Why ban broadband?

Once again, people were deprived of an essential service on a religious festival.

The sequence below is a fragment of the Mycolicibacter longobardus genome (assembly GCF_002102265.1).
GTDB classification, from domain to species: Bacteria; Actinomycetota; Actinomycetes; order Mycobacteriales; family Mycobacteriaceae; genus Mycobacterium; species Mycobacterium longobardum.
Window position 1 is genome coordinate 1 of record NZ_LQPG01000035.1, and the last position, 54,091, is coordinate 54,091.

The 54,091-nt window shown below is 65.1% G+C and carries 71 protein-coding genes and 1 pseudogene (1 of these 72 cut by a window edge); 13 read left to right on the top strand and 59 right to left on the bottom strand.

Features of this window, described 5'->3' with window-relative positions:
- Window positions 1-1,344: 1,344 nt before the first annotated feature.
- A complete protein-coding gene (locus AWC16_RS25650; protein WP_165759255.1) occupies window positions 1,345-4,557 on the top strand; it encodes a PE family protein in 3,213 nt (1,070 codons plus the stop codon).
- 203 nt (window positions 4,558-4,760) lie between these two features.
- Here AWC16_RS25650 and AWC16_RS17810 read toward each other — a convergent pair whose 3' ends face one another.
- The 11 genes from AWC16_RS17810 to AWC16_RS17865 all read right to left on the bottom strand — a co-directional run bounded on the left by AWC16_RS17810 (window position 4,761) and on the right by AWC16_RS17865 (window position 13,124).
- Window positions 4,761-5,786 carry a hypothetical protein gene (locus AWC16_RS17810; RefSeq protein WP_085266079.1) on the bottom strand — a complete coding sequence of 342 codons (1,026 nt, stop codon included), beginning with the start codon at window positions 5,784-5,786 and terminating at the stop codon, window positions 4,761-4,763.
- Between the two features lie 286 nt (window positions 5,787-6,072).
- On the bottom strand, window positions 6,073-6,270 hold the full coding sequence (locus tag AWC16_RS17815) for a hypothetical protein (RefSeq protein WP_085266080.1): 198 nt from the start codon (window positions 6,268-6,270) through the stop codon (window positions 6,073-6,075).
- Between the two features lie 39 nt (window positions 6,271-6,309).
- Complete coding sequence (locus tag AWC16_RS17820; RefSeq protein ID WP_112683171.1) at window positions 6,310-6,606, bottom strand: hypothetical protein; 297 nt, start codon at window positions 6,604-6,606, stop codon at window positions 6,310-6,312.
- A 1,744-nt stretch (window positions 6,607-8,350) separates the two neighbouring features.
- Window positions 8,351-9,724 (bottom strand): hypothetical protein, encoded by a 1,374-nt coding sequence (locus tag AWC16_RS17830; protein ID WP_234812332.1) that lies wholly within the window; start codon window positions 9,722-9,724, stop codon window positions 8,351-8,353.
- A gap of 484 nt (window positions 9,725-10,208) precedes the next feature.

For the second time in past two months, the state government snapped the broadband internet in Valley. This time over five days of Eid-ul-Azha. For one, the situation was no different than has been the case over the past seventy days. Where was the overriding need to suspend the internet?  Government alone knows. Once again the ban was imposed without any information. Once again, people were deprived of an essential service on  a religious festival. Imagine the disconnect it created on a day when you have to be socially engaged. And for none of our fault. And what about the thousands of people who depend on this last remaining internet link for their livelihood. And why do people have to be saddled with the suspension of even the broadband service in the first place when the last more than two months have proved that banning the internet makes little difference to the situation on the ground. Protests have gone on regardless and the killings and injuries too haven't stopped. The presumed government rationale behind this blockade is that the content on social sites stokes the trouble on the street. Besides, there is an assumption of a connection between the protests on the street and the posts on social websites. Internet therefore is granted a role in abetting the trouble on the ground. But what is also apparent from this security perspective is that internet has only a limited role which can be tackled without blocking the entire web access.   Some people rightly argue that if the government is so scared of the social media, it should temporarily restrict access to social sites rather than make the entire web out of bounds for one and all. This rush to sweeping communication blackout on the shaky premise of this access leading to street unrest is a wilful infringement of the people's right to know. More so, when it has hardly helped head off the outbreak of the protests  across the Valley.

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